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‘We should help nature to help us’

Biodiversity and healthy ecosystems continue to decline in Europe, which has serious consequences for human welfare. These are findings of a report that was formally approved by delegates from 127 governments during a UN plenary in Medellin, Colombia. Leiden researcher Alexander van Oudenhoven was one of the experts to contribute to the report, which also offers a series of possible solutions.

Suggested solutions include the restoration of ecosystems and adopting more nature-inclusive approaches in business sectors and policy. ‘Increasing the amount of green in cities, for instance, prevents streets from flooding, reduces air pollution, provides shade and makes people happier and healthier,’ Van Oudenhoven says.   

What nature does for you

Today, you will benefit in many ways from what nature provides to you, mostly for free. The water you drink has been purified and stored in dunes or other ecosystems. Coffee beans are the result of a combination of fertile soils, pollination and biodiversity elsewhere in the world. For relaxation, you might head to the park or forest, where the air is clean and birds are singing. However, climate change, increasing population numbers and land-use change continue to have an effect on nature. How will this change in biodiversity have an effect on your own quality of life?  

Voluntary contribution to UN assessment

This complex, multi-facetted question is covered by the Intergovernmental Science-Policy Platform on Biodiversity and Ecosystem Services (IPBES). This is the global UN body that assesses the state of biodiversity and nature’s contributions to people, in response to requests by 127 member governments. Four regional assessments were presented today, covering the Americas, Asia and the Pacific, Africa, and Europe and Central Asia. Another report, on global land degradation and restoration is due to be presented coming Monday (March 27th).

Alexander van Oudenhoven was lead author of the report on Europe and Central Asia, together with 120 experts from 36 countries, including Ben ten Brink of the Netherlands Assessment Agency (PBL). Authorship occurred on voluntary basis and by nomination of the Dutch government. During the past 2.5 years, the experts reviewed almost 4000 publications, reports, databases and indigenous and local knowledge sources. Three versions of the report have been reviewed extensively by hundreds of external experts, including decision makers and practitioners.

Sustainable development under threat

The assessment found that biodiversity is largely declining in the region and so are most of nature’s contributions to people. This decline is mainly due to climate change, unsustainable natural resource extraction and pollution. According to van Oudenhoven, “These trends are likely to continue in the future, which means that our progress towards achieving the United Nations Sustainable Development Goals by 2020 or beyond is limited. It is therefore needed to actively invest in the protection, restoration and sustainable use of biodiversity and ecosystems.’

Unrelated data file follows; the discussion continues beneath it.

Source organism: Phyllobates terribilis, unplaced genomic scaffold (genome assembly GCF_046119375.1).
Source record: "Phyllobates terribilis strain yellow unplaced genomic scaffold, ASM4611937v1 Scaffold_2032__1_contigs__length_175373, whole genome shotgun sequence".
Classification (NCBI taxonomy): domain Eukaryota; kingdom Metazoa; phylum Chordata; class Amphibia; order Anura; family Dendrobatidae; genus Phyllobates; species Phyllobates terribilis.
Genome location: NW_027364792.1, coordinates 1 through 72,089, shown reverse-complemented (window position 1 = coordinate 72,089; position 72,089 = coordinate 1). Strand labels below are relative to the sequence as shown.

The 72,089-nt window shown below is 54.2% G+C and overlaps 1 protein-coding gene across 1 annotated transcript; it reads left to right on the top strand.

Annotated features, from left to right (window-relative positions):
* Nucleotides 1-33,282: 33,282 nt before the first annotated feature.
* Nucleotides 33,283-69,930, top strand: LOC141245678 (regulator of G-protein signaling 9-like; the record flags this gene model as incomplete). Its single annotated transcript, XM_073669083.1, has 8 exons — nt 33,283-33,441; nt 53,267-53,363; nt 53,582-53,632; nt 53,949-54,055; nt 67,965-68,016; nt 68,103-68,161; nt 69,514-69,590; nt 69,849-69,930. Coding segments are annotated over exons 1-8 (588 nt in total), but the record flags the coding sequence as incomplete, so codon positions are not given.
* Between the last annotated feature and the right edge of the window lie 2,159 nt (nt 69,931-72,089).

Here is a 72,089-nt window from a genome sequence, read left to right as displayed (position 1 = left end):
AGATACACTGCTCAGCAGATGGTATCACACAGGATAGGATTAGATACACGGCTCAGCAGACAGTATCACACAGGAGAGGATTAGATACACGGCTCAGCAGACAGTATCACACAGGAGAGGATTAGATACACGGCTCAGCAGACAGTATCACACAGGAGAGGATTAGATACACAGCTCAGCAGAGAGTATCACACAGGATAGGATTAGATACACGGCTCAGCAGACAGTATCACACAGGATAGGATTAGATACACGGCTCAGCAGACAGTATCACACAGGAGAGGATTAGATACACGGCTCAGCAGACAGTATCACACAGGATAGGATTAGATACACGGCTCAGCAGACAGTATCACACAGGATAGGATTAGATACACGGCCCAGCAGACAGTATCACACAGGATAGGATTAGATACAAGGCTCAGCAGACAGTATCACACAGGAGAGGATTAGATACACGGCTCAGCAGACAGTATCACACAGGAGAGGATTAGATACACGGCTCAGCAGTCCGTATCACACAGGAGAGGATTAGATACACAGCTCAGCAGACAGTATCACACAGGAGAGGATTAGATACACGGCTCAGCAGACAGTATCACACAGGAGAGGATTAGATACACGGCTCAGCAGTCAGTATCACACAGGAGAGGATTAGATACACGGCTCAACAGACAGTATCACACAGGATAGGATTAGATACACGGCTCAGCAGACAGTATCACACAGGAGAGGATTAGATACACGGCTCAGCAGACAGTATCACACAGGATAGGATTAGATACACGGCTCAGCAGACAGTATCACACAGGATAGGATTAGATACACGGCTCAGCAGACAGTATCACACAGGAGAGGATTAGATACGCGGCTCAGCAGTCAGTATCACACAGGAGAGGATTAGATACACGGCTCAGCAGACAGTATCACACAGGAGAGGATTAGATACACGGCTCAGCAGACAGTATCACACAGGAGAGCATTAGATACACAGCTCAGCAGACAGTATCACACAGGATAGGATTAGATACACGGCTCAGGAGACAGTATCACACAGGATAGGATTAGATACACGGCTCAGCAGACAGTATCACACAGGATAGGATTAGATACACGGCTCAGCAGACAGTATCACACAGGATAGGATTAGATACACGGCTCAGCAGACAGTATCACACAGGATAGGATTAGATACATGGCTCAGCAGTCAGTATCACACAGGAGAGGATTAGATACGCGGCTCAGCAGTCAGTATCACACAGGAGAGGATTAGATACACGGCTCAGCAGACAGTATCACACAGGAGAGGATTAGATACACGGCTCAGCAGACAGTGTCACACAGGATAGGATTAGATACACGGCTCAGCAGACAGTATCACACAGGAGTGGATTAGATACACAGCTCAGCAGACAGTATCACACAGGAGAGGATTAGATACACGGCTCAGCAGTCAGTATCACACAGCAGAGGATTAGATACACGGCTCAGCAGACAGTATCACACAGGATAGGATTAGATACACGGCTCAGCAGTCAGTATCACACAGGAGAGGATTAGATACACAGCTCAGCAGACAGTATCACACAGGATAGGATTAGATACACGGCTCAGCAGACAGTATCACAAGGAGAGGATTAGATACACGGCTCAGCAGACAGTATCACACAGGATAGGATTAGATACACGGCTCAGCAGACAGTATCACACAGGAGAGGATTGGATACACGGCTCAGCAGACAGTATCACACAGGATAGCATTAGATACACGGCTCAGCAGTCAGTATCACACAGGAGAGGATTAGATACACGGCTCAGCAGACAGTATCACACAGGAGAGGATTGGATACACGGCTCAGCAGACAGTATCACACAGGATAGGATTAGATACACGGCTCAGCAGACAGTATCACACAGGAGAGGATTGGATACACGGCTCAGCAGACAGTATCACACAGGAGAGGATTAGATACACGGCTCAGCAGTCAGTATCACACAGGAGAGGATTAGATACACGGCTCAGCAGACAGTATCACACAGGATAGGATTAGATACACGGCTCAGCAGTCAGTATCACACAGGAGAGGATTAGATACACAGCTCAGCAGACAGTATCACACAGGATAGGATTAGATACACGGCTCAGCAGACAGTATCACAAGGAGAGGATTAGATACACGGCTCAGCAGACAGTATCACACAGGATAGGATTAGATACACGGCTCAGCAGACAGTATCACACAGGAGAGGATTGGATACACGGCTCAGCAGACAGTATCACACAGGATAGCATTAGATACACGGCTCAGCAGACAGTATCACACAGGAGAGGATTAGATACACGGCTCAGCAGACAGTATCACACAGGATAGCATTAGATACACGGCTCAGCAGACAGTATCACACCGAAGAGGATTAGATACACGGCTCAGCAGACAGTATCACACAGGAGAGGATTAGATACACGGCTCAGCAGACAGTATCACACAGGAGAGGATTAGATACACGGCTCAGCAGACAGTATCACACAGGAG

Food security at what cost?

‘Our consumption of natural resources in Western Europe is so high, that we depend on the production of natural resources elsewhere in Europe and Central Asia, as well as other parts of the world.’ Van Oudenhoven states. The IPBES assessment found that Western Europe in particular has focused strongly on the production of food and biomass. But production has been unsustainably intensive, the report says, resulting in the decline of pollination, loss of freshwater quality and quantity, eroding landscapes, and greater risks of floods. Because food production depends strongly on other contributions of nature, our focus on food is actually proving a threat to our food security and welfare. ‘We should realise that our behaviour has a large impact on the nature all over the world, and thus on the food security, livelihoods and cultures of other people.’

Nature’s contribution to a better life

The IPBES assessment also includes other aspects of quality of life that are underpinned by nature’s contributions, such as learning, inspiration, physical and psychological experiences and health. According to Van Oudenhoven, insights in how people experience and understand the importance of nature are crucial for decision makers. “Such insights can lead to higher support for nature-inclusive policies and increased understanding on how nature affects human health. In Western Europe, for instance, we are facing an increasing shortage of opportunities to interact with nature, and throughout Europe and Central Asia, there has been a substantial loss of people’s knowledge of ecosystems and species.’

Successfully turning the tide

But it is not all doom and gloom. Some shining examples of successfully implemented policies can be found. ‘During periods of intensive rainfall, countries like The Netherlands often suffer less from floods than countries in Central Europe,’ explains Van Oudenhoven. ‘This is the result of giving room for the rivers to flow over, and of restoring natural floodplains that retain large amounts of water. There is much to be inspired about and learn from how we have been dealing with flood regulation and coastal protection in The Netherlands. If we give nature a chance and invest in her, she will give us so much back in return.’

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